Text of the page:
A number of the early contestants had already dropped out. Front-runners were Olga Palestini from Collinsville with 900,100 votes, followed by Irene Roberti of Benicia with 306,000 votes. Ethel Valente of Rio Vista (who may have been a relative of composer Val Valente) had collected 297,000. Vacaville’s Dorothy March had 20,200 votes and Dorothy Matthews had 11,000, tying with Fairfield resident Dorothy Mack.

The same issue of the Republican also saw a letter by Weir to the various committees, outlining again the goals for the exposition. This is the first public indication that not everybody was excitedly anticipating the event.

“It has been drawn to my attention that there seems to be some misunderstanding in various quarters as to the aims, purposes and intentions of our County Fair. ...” wrote Weir. “The County Fair originated with the writer. At my invitation some of our leading citizens accepted the moral responsibility of acting upon different committees to further the project, which is certainly a worthy one. However, the impression seems to have gotten started in some manner that the effort is not a county one, and that it is for commercial purposes.

“The Exposition is not a commercial enterprise. An accurate accounting has been kept of all funds received and expended as well as bills contracted. It has been agreed that after the cost of putting on the Fair is covered; all sums remaining will be deposited in a fund to be used to make a permanent county fair in Solano County.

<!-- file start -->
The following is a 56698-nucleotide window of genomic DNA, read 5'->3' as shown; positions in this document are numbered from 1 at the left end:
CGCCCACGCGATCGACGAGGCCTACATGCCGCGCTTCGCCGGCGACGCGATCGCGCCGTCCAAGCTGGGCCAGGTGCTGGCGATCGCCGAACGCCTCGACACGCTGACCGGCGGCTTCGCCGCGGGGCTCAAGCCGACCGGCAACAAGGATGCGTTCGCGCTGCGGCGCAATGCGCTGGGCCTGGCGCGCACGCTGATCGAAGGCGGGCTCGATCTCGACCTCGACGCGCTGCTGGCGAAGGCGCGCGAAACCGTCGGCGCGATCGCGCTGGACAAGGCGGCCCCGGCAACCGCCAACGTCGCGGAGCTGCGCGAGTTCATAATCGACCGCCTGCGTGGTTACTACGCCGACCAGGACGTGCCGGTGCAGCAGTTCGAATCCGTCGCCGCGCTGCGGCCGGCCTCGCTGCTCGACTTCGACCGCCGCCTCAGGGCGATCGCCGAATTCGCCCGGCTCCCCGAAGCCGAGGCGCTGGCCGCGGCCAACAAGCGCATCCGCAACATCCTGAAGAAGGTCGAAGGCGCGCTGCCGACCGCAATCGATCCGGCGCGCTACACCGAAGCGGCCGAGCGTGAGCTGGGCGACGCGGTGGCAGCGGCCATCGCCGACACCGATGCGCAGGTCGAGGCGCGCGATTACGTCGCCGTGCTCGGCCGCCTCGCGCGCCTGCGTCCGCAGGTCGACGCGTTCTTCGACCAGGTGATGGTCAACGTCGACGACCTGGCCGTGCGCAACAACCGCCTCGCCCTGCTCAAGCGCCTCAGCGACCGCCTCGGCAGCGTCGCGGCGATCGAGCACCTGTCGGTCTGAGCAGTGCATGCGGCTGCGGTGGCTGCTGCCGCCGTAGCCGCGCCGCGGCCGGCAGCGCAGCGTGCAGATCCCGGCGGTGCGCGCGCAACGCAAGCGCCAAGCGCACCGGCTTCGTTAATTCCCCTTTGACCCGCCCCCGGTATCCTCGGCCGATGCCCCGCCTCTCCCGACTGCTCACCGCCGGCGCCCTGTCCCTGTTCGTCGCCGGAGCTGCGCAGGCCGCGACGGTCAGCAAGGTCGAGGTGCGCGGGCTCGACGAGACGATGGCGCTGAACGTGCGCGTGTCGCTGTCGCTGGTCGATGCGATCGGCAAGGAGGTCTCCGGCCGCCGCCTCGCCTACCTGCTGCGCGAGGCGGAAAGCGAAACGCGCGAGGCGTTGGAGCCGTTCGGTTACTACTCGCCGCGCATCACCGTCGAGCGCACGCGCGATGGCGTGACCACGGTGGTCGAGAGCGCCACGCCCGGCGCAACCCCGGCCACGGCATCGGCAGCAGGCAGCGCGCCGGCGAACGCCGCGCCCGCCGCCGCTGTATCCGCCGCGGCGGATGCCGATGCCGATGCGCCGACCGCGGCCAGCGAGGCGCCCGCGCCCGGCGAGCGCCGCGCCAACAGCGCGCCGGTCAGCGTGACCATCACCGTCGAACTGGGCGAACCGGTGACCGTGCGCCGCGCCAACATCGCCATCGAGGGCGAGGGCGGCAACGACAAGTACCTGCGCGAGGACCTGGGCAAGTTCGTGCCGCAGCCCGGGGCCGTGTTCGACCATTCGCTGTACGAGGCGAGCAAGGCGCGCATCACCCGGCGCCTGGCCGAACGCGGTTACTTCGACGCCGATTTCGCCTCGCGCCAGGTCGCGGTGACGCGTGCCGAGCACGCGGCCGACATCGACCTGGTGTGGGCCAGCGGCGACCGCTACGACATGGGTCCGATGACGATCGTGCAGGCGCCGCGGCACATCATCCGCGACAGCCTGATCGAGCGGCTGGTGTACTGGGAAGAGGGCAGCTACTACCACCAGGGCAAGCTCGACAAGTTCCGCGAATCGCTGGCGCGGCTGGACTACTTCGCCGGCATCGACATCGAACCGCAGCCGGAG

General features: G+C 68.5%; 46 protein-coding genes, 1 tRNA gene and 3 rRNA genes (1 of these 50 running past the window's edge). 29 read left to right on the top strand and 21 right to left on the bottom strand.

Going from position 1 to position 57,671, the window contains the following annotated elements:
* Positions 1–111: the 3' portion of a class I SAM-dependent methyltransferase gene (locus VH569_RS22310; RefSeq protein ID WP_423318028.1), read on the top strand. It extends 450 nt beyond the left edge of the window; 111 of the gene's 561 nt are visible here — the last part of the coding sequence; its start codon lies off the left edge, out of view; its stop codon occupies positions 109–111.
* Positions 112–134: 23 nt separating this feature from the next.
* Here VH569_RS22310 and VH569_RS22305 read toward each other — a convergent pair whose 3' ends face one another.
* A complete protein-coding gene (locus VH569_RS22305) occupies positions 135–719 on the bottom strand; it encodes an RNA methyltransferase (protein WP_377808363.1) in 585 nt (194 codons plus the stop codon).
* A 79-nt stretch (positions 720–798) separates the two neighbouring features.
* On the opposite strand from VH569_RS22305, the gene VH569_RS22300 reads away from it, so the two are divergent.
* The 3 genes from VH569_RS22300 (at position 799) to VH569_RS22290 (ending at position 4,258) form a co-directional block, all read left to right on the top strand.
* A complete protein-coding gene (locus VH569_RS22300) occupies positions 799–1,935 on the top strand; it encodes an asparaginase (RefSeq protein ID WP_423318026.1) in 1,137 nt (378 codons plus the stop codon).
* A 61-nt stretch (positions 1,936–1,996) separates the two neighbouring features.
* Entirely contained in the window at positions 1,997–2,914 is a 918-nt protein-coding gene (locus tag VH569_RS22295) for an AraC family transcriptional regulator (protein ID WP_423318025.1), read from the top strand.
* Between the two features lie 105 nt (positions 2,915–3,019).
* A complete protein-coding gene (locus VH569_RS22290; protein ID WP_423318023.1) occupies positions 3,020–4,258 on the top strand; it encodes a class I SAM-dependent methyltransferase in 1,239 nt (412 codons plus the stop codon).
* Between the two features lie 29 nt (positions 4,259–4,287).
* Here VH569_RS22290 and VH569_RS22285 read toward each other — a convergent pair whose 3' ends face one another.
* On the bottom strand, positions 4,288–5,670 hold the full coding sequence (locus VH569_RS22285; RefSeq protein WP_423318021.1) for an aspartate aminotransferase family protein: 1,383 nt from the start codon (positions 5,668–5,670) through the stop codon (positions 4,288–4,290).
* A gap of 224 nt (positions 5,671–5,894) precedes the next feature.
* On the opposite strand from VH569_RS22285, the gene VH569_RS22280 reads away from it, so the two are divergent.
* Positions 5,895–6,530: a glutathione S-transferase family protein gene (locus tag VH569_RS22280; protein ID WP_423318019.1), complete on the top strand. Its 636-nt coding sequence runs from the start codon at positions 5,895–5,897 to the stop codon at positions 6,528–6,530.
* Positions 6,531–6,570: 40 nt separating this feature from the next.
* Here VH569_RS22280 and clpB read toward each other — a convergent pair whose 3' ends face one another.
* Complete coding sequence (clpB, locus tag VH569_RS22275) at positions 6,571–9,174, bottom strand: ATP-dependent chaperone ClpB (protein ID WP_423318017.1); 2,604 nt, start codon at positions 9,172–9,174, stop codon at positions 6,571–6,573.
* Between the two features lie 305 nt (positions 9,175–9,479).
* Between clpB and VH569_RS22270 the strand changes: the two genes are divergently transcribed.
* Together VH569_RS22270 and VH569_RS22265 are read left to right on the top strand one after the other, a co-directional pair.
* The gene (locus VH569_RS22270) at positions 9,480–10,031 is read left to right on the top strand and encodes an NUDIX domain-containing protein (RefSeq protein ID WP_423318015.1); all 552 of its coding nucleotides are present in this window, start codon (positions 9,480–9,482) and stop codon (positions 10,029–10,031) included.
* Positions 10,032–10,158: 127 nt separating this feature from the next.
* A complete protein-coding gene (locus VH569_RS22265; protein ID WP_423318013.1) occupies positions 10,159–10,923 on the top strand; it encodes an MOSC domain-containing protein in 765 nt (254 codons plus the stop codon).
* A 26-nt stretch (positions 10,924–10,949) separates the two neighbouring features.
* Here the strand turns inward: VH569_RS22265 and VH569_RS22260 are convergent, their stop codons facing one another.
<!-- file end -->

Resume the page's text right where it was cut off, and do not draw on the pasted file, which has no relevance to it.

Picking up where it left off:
“This fund will be under the jurisdiction of a committee to be selected by the executive committee (perhaps the Board of County Supervisors may be asked to serve in this capacity,) or, if a permanent non-profit fair association is formed, the funds will be made available to that association to carry on the work.”

Weir also added that, “The ground is now being prepared for the Fair, and the management states that canvas will commence to arrive within from ten to fifteen days. The ‘big-top’ used to house farm exhibits, education exhibits, the food show and industrial and automobile displays is reported to be the largest ever used in this section.”

By May 22, two days before the opening, nine contestants had been chosen to represent their towns as Belle: Miss Elsie Castagnoli, Vallejo; Mrs. Ruby Huck, Fairfield; Mrs. Charles Dietrich, Dixon; Miss Dorothy Mathews, Vacaville; Miss Hazel Campi, Cordelia; Miss Georgiana Dally, Elmira; Mrs. Ethel Valente, Rio Vista; Miss Olga Paestini, Collinsville; and Miss Margaret Cavalli, Benicia.

And finally, the grand opening day arrived on May 24. The program for each day was published, taking up the full front page of the newspaper. As planned, each day was dedicated to one of the towns. Vacaville’s day came on Monday, May 26, although the day was also heralded as the State of California Day.

The main feature was “His Excellency Governor C. C. Young as Chief Speaker, accompanied by his personal staff.”

On Friday, May 30, the grand night for the Belles of Solano Popularity Contest arrived. In an elaborate show, which drew a large crowd, Mrs. Ethel Valente of Rio Vista was officially crowned the Belle of Solano County.

Only one accident marred the ceremony. On her way up to the stage, Dixon contestant Mrs. Dietrich stumbled over a tent rope and suffered a fractured left arm.

After the many articles that built anticipation about the fair, it comes as a letdown to find that there is no final article recapping the event itself. On June 5, the Republican announced Ethel Valente’s win in one paragraph and lauds the local talent shows in a small article.